Hauck picked up $5,000 for winning 10 or more games. He secured $5,000 for qualifying for the playoffs, added $2,500 for making the second round of the playoffs and another $2,500 for making the quarterfinals.
Related to scheduling, Hauck got $15,000 for Montana playing an FBS team, Oregon. UM received $650,000 in guarantee game money from the Ducks, who scored a 35-3 win.
Off the field, Hauck earned $20,000 for attending “all reasonably requested UM Athletics and Grizzly Scholarship Association functions.”
Relating to academics, he got the maximum $7,500 for the football team posting a grade-point average above 3.10, up from 3.03 the previous school year. He also added $7,500 for the team posting a four-year academic progress rate of at least 950, which the team missed out on last year. The latest APR data, from the 2018-19 academic year, shows a multi-year rate of 961 in the team-based measure of academic eligibility and retention.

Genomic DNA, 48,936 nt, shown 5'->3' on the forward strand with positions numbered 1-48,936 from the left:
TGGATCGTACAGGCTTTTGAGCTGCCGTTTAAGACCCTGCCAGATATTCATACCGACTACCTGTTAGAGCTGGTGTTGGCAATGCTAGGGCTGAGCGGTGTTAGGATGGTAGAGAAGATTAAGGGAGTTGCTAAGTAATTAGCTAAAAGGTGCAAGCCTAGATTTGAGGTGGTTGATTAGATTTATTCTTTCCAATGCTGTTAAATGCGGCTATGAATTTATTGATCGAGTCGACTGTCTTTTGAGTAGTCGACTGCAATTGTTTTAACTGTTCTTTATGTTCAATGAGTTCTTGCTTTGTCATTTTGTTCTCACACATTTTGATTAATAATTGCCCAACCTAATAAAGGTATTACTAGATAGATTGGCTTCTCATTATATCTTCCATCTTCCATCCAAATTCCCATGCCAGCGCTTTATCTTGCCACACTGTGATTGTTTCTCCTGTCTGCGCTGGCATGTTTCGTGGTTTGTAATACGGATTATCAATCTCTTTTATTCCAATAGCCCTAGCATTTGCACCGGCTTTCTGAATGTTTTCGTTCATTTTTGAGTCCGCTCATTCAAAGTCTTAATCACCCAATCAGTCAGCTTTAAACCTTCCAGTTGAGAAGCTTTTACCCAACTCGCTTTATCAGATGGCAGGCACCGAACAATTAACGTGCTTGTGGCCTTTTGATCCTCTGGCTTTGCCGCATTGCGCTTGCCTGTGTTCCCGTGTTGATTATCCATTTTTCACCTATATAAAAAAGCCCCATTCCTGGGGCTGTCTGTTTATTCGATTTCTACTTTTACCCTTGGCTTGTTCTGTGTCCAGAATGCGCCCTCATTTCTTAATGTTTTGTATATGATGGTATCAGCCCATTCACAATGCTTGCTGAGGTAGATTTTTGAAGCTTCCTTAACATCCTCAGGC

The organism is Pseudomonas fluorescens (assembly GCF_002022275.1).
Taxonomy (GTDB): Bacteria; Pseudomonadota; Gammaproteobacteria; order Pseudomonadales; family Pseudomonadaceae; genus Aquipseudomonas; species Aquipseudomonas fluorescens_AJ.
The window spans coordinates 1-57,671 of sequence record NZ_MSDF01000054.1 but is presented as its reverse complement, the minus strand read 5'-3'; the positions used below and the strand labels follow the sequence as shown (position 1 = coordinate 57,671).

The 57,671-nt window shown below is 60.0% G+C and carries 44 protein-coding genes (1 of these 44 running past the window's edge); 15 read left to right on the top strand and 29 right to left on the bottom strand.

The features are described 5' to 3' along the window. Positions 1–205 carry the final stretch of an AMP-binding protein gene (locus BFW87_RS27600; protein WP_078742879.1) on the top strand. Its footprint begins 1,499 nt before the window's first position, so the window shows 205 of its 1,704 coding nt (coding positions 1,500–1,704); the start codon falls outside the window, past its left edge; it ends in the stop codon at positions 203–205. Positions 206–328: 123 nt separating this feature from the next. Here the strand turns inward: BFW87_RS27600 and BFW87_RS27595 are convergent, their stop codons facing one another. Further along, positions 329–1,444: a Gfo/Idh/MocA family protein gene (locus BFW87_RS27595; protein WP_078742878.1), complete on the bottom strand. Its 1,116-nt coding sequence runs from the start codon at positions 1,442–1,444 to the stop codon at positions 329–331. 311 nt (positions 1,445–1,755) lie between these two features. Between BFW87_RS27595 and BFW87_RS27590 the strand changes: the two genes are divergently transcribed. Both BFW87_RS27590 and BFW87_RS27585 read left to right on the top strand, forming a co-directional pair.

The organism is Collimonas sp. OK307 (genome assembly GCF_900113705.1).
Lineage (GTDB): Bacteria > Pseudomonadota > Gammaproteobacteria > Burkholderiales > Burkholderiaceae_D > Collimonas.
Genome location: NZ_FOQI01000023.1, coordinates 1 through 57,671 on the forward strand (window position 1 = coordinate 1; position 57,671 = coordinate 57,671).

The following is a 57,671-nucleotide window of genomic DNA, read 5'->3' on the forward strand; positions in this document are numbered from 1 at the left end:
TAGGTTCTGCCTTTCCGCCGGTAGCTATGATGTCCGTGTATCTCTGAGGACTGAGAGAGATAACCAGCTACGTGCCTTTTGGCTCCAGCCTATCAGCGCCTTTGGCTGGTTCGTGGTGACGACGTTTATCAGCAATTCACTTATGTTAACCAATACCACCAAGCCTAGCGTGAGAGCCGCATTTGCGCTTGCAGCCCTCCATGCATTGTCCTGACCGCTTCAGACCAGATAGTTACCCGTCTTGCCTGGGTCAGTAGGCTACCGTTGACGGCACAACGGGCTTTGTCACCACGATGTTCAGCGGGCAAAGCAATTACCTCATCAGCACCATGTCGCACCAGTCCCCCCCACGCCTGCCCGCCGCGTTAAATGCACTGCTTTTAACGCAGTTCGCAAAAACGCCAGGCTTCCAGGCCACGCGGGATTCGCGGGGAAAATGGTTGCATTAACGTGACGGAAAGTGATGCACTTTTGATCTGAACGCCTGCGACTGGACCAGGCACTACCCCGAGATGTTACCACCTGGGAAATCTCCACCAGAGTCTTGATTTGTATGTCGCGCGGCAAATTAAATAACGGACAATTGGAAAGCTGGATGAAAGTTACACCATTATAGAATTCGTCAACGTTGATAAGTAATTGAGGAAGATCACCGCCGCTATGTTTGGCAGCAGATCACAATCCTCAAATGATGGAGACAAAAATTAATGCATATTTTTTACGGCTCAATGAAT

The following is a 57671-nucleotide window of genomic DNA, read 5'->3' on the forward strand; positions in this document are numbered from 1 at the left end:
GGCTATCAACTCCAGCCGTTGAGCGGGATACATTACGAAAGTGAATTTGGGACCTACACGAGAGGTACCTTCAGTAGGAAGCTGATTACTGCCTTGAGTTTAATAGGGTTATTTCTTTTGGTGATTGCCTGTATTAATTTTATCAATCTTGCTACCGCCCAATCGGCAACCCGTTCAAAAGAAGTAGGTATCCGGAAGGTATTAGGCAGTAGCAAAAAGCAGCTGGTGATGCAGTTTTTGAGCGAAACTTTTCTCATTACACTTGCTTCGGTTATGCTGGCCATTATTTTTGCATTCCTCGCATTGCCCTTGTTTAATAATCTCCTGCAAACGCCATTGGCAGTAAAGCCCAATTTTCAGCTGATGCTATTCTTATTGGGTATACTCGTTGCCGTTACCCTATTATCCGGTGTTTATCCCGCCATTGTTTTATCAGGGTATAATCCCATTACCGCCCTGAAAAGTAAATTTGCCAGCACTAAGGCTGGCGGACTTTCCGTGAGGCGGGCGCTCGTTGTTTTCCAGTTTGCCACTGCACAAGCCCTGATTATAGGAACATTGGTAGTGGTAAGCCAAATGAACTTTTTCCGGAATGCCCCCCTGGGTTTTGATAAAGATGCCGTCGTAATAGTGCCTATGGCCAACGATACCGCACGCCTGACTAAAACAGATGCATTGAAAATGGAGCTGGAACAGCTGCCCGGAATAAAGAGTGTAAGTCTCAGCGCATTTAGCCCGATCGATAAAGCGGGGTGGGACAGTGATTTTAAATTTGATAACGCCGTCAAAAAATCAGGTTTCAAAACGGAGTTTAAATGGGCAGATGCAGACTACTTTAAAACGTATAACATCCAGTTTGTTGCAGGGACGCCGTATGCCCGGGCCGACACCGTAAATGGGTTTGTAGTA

Outside the regular bonus structure, Hauck got a $35,000 retention bonus for being employed as UM’s coach on April 1, 2020. That was a new incentive inserted into his current contract, which was agreed upon after a breakout 2019 season and kept Hauck from heading into the 2020 season on the final year of his old contract.
“I thought it was a great year,” Haslam said. “Back in the playoffs, win a game in the playoffs, host a game in the playoffs, GPAs are high, APRs are in good shape, attending GSA functions and beating FCS opponents that have qualified for the playoffs, those are all pretty good markers of having success as a team. Those are good markers, there’s no doubt about it.”
Five on-field bonuses Hauck missed out on were winning Big Sky Conference coach of the year ($5,000), beating an FBS team ($10,000), making the FCS semifinals ($2,500), making the finals ($5,000) and winning the FCS title ($30,000).